New key players in the Deep South and prospect for peace talk
The governors of two southernmost provinces of Yala and Narathiwat are among 34 high-ranking interior officials reshuffled as endorsed by the cabinet on November 15.
Narathiwat governor Thanon Vechakornkanont is to become governor of Samut Songkram while Yala governor Krisda Boonrach is to be moved to neighbouring Songkhla. Pattani governor Niphon Narapitakkul has already retired from the service as of September 30.
Although the cabinet has not appointed replacements for the governor’s posts in Yala and Narathiwat, it was speculated that the vacancies would be filled up the incumbent deputy governors. As for Pattani, the new governor is Mr Thira Mintharasak, the current governor of Nakhon Si Thammarat.
Mr Thira is not regarded as a stranger for the strife-torn Deep South. He used to serve as the governor Yala before Mr Krisda and he is also a native of Pattani.
Widely known among the locals as Governor Day, Mr Thira used to serve as assistant district chief of several districts of Pattani, namely Muang, Mai Kaen, Sai Buri, Yaring, Panareh, Yarang and Thung Yang Daeng. In 1998, he was named director of the Security Coordination Department of the Southern Border Provinces Administration Centre. Three years afterward, he was appointed district chief officer of Ra-ngae district of Narathiwat, district chief officer of Betong district of Yala for a year before he was named assistant governor of Pattani. Two years later, he served as deputy governor Narathiwat, then deputy governor of Pattani and became Yala governor in 2006 before he was transferred to Nakhon Si Thammarat as the governor.
Mr Thira became the first Muslim governor for the Deep South when he was named governor of Yala. Later on, another Muslim official, Mr Niphon Narapitakkul, was named governor of Pattani.
Besides the change of governors for the three southernmost provinces, the Southern Border Provinces Administration Centre also recently had its new secretary-general, Pol Col Thavee Sodsong who formerly served as head of the Department of Special Investigation during the Thaksin administration.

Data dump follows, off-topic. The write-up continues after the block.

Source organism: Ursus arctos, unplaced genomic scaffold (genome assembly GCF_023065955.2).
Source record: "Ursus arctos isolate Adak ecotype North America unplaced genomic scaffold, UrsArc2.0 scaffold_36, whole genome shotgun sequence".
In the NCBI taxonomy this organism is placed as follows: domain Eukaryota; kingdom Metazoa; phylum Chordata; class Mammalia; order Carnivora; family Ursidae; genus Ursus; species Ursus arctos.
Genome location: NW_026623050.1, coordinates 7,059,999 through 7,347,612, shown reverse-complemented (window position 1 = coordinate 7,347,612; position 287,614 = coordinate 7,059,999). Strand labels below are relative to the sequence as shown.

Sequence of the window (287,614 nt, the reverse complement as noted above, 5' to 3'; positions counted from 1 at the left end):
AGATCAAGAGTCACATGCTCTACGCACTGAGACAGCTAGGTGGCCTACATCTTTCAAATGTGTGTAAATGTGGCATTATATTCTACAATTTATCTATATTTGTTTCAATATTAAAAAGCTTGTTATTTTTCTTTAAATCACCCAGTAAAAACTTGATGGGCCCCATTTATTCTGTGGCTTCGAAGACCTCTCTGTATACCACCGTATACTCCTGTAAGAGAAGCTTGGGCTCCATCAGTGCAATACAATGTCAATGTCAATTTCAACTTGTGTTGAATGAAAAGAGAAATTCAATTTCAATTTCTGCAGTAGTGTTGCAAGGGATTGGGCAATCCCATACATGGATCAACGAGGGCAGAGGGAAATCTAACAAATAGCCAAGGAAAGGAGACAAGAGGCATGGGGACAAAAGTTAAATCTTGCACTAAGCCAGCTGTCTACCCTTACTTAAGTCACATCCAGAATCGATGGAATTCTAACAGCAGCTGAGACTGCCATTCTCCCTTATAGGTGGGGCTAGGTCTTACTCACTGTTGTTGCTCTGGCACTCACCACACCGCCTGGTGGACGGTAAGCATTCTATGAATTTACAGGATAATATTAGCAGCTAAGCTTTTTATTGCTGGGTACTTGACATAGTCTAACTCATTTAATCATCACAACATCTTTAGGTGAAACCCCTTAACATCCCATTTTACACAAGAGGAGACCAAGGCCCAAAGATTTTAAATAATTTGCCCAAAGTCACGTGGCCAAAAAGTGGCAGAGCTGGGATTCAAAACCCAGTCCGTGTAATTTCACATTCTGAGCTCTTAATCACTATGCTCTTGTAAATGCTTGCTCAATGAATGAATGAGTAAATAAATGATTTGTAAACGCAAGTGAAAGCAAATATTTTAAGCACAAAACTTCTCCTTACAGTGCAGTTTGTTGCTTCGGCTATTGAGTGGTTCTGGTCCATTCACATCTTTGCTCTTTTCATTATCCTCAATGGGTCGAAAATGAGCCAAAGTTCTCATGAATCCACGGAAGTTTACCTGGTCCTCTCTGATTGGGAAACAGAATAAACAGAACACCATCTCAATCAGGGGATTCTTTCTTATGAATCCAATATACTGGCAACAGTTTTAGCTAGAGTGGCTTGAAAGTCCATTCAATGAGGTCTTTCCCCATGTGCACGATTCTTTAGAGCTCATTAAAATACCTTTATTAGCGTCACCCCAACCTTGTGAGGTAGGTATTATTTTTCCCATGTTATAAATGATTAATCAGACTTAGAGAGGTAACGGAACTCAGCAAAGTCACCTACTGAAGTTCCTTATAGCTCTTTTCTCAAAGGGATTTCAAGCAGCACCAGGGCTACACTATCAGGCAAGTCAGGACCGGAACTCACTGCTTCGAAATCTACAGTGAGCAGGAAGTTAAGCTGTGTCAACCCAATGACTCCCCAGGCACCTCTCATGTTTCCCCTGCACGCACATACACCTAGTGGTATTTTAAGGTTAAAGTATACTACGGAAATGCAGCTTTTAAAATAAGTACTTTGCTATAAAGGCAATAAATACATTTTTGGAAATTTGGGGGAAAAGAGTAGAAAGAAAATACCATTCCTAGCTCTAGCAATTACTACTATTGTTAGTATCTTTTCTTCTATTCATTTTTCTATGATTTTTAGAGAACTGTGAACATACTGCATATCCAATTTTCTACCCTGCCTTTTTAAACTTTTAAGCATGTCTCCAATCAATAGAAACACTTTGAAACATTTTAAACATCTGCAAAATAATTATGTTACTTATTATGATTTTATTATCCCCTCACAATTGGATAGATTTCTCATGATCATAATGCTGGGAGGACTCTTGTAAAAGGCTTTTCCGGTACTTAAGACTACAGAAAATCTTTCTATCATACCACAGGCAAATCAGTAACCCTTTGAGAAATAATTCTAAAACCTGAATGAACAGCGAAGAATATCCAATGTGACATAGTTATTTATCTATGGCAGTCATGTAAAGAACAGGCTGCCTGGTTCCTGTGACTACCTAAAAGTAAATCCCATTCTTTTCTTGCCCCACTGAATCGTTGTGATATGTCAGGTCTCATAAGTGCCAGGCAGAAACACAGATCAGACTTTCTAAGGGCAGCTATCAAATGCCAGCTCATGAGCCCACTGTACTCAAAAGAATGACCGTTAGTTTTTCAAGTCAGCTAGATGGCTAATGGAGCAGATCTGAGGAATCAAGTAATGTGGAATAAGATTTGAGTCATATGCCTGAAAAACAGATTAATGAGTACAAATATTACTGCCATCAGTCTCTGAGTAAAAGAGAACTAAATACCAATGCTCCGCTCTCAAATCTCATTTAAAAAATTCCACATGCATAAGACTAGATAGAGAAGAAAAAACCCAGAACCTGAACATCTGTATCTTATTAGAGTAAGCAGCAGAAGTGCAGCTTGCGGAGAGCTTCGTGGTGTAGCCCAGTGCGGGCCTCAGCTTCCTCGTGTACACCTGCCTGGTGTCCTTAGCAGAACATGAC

On the separatist movement’s side, the Pattani United Liberation Organisation or Pulo also has recently named a new leader, Mr Kasturi Mahkota, former spokesman of the organization who played a key role in secret peace talks with someThai security authorities – a claim that the Thai government and Thai military have officially denied.
However, an informed source said that the forward command of the Fourth Army Region’s Internal Security Operations Command branch office believed that Mr Kasturi’s appointment as Pulo president might have been pressured by the government of a neighbouring country as it has wanted a peaceful settlement to end the conflict.
The source said that the local Isoc office was more receptive to the change at Pulo and might be more willing to have talks with the organization although it still believes that Pulo has no control over the new breed of insurgents such as the RKK Cordinate which has been blamed for most of the violence in the region.
The same source said that it was belived by local security officers that the recent surge of bombing attacks in the region were meant to draw the attention of the Pheu Thai-led government which has been criticized of being ignorant to the problem in the Deep South. Also, Prime Minister Yingluck Shinawatra has not yet set foot in the region after three months in the office and there is no sign yet about when she will visit the region.
There seems to be a sign, at least, that talk with the separatists, Pulo in particular, may be possible in the future, said the source, adding that Pol Col Thavee, the new secretary-general of SBPAC, recently met at an undisclosed location with Lt-Gen Kanit Muensawat, former chief of Thai-Malaysian coordinating committee who used to play a role in peace talk with Pulo.
Peace talk with Pulo may put pressure with the RKK insurgents to scale down their violent activities, said the source.
However, former deputy commander of 4th Army Region Lt-Gen Samret Srirai said that from his past experiences of having talked with several defected separatists and insurgents, there have been no clear sign that their leaders have wanted peace talk with the Thai government or military.